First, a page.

muscle contractions and periods of cyanosis May be proceeded by a loud cry caused by forceful expiration of air across the vocal cords o Characterized by a period of muscle rigidity Followed by synchronous muscle jerk o Often cause urination but not defecation o Accompanied by marked impairment of consciousness and CNS depression (postictal state) o Lasts 90 secs or less Absence seizures o Characterized by loss of consciousness for brief time o Mild symmetric activity (eye blinking) no motor activity Atonic seizures o Sudden loss of muscle tone Head drop(neck Drop attack (limbs and trunk) o Mainly in children Myoclonic o Sudden muscle contraction that lasts 1 second One limb—focal myoclonus Entire body—massive myoclonus Status epilepticus o Persists for 15-30 min or longer o Patients does not regain consciousness o Types Generalized convulsive deadly Absence Myoclonic
Febrile o Fever associated; children 6m-5 yr o Manifest as generalized tonic-clonic convulsions of short duration o Not high risk for epilepsy later in life Mixed Seizure: Lennoc-Gastaut Syndrome Severe Dev in preschool years Characterized by developmental delay and mixture of partial and generalized seizures o Difficult to manage Seizures involves o Partial, o Atonic o Tonic o Generalized tonic-clonic o Atypical absence How antiepileptic drugs work Suppression of sodium influx Phenytoin, carbamazepine, and lamotrigine reversibly bind to sodium channels while they are in the inactivated state and prolong channel inactivation. By delaying return to active state, ability of neurons to fire @ high freq decreases o Result—seizures that depend on high freq discharge are suppressed Suppression of calcium influx In axon terminals, influx of calcium occurs thru voltage gated calcium channels and promotes transmitter release Drugs that block calcium channels can suppress transmission o Ethosuximide Promotion of Potassium Efflux Ezogabine acts on voltage gated potassium channels to facilitate potassium efflux o This underlies the drugs ability to slow repetitive neuronal firing and provide seizure control Antagonism of glutamate Works thru NMDA and AMPA receptors Perampanel is AMPA glutamate antagonist Felbamate and topiramate block actions of glutamate at NMDA receptors suppressing neuronal excitation Potentiation of GABA By augmenting inhibitory influence of GABA, neuronal excitability is decreased, and seizures are suppressed Benzos and barbiturates enhance GABA by mechanisms that involve direct binging to GABA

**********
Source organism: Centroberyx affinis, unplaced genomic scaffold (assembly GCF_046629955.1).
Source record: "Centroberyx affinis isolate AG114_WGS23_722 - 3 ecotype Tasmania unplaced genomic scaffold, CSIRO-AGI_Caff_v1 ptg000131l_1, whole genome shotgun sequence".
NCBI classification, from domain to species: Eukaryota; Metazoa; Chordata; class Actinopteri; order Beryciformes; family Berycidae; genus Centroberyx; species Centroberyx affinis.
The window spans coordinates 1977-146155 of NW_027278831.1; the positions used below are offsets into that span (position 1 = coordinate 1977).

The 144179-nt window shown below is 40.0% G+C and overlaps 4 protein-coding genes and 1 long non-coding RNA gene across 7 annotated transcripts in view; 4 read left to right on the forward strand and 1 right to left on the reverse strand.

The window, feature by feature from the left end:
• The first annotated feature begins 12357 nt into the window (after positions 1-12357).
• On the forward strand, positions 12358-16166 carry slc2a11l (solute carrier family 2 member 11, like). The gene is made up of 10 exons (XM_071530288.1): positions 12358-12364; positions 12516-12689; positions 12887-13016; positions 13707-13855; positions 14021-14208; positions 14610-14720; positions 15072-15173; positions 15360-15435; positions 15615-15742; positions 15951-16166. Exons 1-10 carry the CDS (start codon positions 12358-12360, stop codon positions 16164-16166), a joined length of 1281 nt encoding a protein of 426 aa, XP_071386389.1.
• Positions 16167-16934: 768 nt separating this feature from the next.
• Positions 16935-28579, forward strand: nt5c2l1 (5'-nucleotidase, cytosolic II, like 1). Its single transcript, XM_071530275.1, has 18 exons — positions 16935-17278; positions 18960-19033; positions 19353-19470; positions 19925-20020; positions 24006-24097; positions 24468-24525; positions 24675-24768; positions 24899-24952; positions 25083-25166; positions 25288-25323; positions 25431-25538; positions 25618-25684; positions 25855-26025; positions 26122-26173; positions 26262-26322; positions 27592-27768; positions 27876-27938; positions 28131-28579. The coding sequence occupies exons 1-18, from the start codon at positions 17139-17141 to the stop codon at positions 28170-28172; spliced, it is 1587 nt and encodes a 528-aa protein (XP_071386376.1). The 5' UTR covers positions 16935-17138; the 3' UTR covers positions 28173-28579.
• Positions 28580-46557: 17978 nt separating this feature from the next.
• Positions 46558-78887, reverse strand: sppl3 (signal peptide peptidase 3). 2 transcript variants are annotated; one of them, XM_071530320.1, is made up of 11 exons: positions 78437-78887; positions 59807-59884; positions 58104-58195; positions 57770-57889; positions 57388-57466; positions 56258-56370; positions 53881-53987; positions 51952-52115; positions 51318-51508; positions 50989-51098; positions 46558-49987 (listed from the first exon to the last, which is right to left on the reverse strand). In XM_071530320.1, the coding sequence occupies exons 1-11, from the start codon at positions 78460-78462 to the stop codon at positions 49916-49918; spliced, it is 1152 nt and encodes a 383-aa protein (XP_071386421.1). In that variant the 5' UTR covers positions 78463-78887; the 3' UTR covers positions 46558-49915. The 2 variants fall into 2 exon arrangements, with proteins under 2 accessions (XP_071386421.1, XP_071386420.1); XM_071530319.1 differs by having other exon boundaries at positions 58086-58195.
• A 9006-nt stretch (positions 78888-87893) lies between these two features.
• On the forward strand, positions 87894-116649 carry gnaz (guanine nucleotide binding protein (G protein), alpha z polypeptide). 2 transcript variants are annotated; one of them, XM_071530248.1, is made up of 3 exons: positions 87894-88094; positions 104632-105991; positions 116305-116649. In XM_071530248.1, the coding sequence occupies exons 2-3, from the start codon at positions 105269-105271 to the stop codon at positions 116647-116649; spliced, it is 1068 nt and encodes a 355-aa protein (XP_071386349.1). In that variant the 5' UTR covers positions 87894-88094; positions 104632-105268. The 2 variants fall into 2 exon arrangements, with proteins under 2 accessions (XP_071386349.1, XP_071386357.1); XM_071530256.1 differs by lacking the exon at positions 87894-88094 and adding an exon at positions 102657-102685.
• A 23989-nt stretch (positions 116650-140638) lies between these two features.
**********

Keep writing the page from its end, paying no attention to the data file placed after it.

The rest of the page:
Gabapentin promoted GABA release Tiagabine inhibits GABA reuptake and vigabatrin inhibits the enzyme that degrades GABA which increases GABA availability Basic therapeutic considerations Therapeutic goal and treatment options Goal—reduce seizures so that pt. can live normal life May cause intolerable side effects o Balance adverse and therapeutic effects Diagnosis and drug selection Drugs selected for specific disorders Partial
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- Spring '14
- Adrenergic receptor, Phenytoin